The Coronavirus Job Retention Scheme: New details of scheme announced
On 20 March 2020 the Government, announced a raft of rescue measures for UK businesses, collectively referred to as the Coronavirus Job Retention…
On 20 March 2020 the Chancellor Rishi Sunak, announced a raft of rescue measures for UK businesses, collectively referred to as the Coronavirus Job Retention Scheme (CJRS).
By far the most important measure for employers was the government’s promise to fund 80% of wage costs for any employee who would otherwise have been “laid-off” due to coronavirus, up to a cap of £2,500 per month. The new scheme describes any employee for whom this funding is claimed as placed on “furlough leave” or as being “furloughed”.
However, there has so far been very little detail available to back-up this pledge and to help employers decide how to go about implementing furlough leave in practice. Thankfully however, new and more detailed advice on the scheme was published on 26 March 2020.
The key features of the scheme for claiming employee wage costs through the CJRS are as follows:
- Employers will receive a grant from HMRC to cover the lower of 80% of an employee’s regular wage or £2,500 per month, plus the associated Employer National Insurance contributions and minimum automatic enrolment employer pension contributions on that subsidised wage. Fees, commission and bonuses should not be included.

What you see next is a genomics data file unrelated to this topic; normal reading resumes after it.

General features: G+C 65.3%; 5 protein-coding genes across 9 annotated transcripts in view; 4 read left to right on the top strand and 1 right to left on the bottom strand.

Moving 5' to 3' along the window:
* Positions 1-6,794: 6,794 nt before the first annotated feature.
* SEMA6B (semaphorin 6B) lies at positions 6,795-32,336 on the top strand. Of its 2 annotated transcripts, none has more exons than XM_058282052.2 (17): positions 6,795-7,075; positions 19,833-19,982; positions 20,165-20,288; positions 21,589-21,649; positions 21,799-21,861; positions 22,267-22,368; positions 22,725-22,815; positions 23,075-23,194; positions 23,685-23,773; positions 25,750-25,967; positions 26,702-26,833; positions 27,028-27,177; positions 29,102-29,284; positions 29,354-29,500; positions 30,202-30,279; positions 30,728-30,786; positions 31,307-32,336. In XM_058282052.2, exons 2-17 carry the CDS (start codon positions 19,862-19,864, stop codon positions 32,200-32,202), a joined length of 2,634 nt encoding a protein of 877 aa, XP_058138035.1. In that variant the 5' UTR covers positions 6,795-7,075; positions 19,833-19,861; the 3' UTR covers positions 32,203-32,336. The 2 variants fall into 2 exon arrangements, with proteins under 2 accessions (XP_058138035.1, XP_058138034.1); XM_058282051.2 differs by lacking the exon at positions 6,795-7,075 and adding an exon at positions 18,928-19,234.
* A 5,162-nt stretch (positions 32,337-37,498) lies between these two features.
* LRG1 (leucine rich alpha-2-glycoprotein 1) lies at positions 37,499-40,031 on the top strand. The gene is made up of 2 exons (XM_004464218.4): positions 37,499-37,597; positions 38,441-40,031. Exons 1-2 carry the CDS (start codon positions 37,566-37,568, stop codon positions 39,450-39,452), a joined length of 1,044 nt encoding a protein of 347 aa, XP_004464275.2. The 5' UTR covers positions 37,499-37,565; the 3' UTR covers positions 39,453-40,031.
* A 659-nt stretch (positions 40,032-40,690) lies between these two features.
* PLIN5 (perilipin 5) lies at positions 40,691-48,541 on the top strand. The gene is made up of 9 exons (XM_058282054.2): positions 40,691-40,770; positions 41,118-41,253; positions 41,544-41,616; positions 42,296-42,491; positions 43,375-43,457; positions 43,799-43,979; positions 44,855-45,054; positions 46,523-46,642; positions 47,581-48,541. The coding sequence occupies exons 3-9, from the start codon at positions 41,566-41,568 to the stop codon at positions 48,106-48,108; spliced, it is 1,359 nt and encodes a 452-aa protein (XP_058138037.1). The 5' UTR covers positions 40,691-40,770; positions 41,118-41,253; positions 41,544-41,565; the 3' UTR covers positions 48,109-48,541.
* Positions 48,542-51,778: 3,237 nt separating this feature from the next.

- Any “UK organisation with employees” can apply including businesses; charities; recruitment agencies (where agency workers are paid through PAYE); and public authorities. However, some important caveats apply to public authorities.
- Employees (whether part-time or full-time), agency workers and even zero-hours staff are covered by the scheme.
- The furlough period must be a minimum of three weeks long.
- To be eligible for furlough leave, employees must have been added to your payroll no later than 28 February 2020. This means that you cannot use furlough leave or claim funding for recent or imminent starters (even if you have no work for them to do)
- However, any employees made redundant since 28 February 2020 can be re-hired by their employer and placed immediately onto furlough leave. We presume, although it is not explicitly stated in the guidance, that employees currently on a period of ‘lay-off’ can now be placed on furlough leave also.
- Employees who are on sick leave (including self-isolation in line with government guidance) continue to be eligible for Statutory Sick Pay (SSP) but can be placed on furlough leave after their absence.
- Where an employee is on, or plans to take, Maternity Leave, the normal rules apply and they remain entitled to 39 weeks of statutory maternity pay or maternity allowance. This should be paid at the normal statutory rates. Any enhanced contractual maternity pay you provide can be claimed back as wage costs through the scheme. The same principles apply where an employee qualifies for contractual adoption, paternity or shared parental pay.
- If employees have more than one job, they can be placed on furlough leave by each employer. Each employer may separately make a claim for funding, up to the £2,500 cap.
What does this mean for me?
The funding scheme is in many ways broader than anticipated. The tone and phrasing of previous government guidance had suggested that only employees would be covered. The extension of the scheme to agency and zero-hours workers is surprising and generous, given that employers are generally able to release employees engaged in these ways relatively quickly and easily.